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What legal rights does a single father have in Oregon, if he wants to raise his child.

Portland, OR |

I was living with my girlfriend for the past 5 years in Portland Oregon, we have terminated the relationship. Now she wants to move back to Los Angeles CA wit our daughter who is 5 years old. What legal fights do I have if I want to raise my daughter in Portland OR. I have been sole financial provider for both and she is going back to Los Angeles with no job and staying with friends. While here in Oregon I have a good job and I am living with my parents also I have medical and dental insurance for my daughter. Should I file for joint or full custody? What do I need to file? Thank you for your help
sincerely, Edauardo Avevedo

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Attorney answers 3

Best Answer

Fathers have the same rights and responsibilities to their children that mothers do under Oregon law. By default, in the absence of a court order, both parents have equal and total custody rights to their children. If the parents disagree about what to do with the child, and they can't work it out between them, then one of them must file a petition to establish custody and parenting time rights. The legal standard that a court uses to determine how to allocate custody rights is, what is in the best interests of the child. You can read more about these laws here:

You should consult with an attorney in private to see about filing a custody case.

One more thing: You should never, ever post your name or other personally identifying information on the internet when talking about your legal situation. This is not a secure forum. Anyone can see anything you've written here, and could conceivably find it and use it against you in a legal case. I recommend you write to the site administrator and ask that this post be removed or redacted to remove your name. (Lawyers can't edit or delete our answers here; I don't know if other users' access is similar.)

Please read the following notice: <br> <br> Jay Bodzin is licensed to practice law in the State of Oregon and the Federal District of Oregon, and cannot give advice about the laws of other jurisdictions. All comments on this site are intended for informational purposes only, and do not constitute legal advice or create an attorney-client relationship. No posts or comments on this site are in any way confidential. Each case is unique. You are advised to have counsel at all stages of any legal proceeding, and to speak with your own lawyer in private to get advice about your specific situation. <br> <br> Jay Bodzin, Northwest Law Office, 2075 SW First Avenue, Suite 2J, Portland, OR 97201 | Telephone: 503-227-0965 | Facsimile: 503-345-0926 | Email: | Online:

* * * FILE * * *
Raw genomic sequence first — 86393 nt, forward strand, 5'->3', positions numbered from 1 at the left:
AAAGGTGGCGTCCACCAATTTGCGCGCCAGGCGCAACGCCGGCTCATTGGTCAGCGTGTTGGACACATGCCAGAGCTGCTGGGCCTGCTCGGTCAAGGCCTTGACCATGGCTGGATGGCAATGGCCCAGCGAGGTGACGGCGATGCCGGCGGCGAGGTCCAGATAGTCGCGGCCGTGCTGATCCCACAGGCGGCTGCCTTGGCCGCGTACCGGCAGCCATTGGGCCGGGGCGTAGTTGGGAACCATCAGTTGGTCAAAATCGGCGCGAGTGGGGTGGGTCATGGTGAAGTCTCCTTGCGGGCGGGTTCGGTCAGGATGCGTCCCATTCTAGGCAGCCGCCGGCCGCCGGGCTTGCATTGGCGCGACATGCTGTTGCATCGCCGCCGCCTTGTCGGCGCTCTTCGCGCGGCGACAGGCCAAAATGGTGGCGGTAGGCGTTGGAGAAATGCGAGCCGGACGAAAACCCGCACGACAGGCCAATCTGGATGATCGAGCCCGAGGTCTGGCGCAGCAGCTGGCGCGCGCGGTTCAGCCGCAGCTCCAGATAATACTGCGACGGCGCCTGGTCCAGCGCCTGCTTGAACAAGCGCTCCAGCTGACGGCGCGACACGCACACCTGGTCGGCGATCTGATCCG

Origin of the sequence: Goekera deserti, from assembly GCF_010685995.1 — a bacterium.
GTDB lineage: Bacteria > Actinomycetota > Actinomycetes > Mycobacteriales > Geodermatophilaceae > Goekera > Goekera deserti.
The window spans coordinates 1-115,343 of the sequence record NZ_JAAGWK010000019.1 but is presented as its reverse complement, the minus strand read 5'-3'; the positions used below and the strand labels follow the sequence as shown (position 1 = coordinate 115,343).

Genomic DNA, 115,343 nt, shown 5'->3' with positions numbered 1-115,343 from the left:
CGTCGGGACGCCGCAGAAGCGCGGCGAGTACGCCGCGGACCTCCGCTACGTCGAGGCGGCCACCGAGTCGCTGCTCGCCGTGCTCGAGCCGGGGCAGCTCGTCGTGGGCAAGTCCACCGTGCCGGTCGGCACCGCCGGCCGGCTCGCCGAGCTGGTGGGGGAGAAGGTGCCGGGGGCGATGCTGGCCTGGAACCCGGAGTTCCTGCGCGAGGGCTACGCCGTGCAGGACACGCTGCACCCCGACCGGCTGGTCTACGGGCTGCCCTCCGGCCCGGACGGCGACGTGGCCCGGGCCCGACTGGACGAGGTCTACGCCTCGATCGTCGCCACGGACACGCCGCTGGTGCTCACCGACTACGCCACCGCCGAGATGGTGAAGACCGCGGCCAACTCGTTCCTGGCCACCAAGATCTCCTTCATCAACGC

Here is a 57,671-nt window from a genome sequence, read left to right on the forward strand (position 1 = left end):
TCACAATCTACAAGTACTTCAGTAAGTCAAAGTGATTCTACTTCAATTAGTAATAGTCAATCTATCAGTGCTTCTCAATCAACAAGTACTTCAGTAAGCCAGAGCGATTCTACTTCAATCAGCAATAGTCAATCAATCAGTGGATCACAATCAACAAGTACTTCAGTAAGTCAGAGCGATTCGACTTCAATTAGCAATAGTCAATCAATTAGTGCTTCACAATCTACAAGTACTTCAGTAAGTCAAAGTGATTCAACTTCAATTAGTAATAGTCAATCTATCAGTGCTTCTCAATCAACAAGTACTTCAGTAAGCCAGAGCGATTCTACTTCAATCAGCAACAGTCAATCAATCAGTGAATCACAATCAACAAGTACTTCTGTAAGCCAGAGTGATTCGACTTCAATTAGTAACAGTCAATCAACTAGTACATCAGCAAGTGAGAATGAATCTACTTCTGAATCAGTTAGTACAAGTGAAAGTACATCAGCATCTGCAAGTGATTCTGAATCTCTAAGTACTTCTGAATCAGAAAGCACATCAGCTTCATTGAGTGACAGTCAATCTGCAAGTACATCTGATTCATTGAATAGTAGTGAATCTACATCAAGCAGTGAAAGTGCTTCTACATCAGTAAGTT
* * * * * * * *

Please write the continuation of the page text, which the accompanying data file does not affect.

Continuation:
You should file for custody as soon as you can. For the next 6 months, Oregon has jurisdiction over the child and can have the power to order things to be done. You should see about contacting the Oregon State Bar's Lawyer referral service to see if you can get a referral to an attorney in your area. There are two really good attorneys in the Portland area who post here often so the likelihood that you can see if they are able to take your case is good.

As a rule of thumb, you should file for sole custody just so that you don't have to run things by her every time a decision needs to be made regarding her care. Best of luck to you.

This answer is provided as a general opinion to a question posted on an internet forum. This does not create in either party the expectation that an attorney-client relationship has been entered into between the original poster and the Law Office of Reid Seino, LLC. Any information provided should not be solely taken as legal advice but in the context of general information. Please seek legal representation for any specific legal questions.

Jay Bodzin

Jay Bodzin


We both forgot to mention: An Oregon court will not order joint custody unless both parents agree to it. So filing to request joint custody is a bit silly. The court won't order it against either parent's protest.


Edauardo: Your best chance of getting custody of your daughter is right NOW. Meet with a custody attorney to have him/her help you prepare the custody petition, tell you what to do and not to do. The longer the child lives with only the mother, and not with you, the less chance you will have to obtain sole custody. Good luck.

Be sure to designate "best answer." If you live in Oregon, you may call me for more detailed advice, 503-650-9662. Please be aware that each answer on this website is based upon the facts, or lack thereof, provided in the question. To be sure you get complete and comprehensive answers, based upon the totality of your situation, contact a local attorney who specializes in the area of law that involves your legal problem. Diane L. Gruber has been practicing law in Oregon for 26 years, specializing in family law, bankruptcy, estate planning and probate. Note: Diane L. Gruber does not represent you until a written fee agreement has been signed by you and Diane L. Gruber, and the fee listed in the agreement has been paid.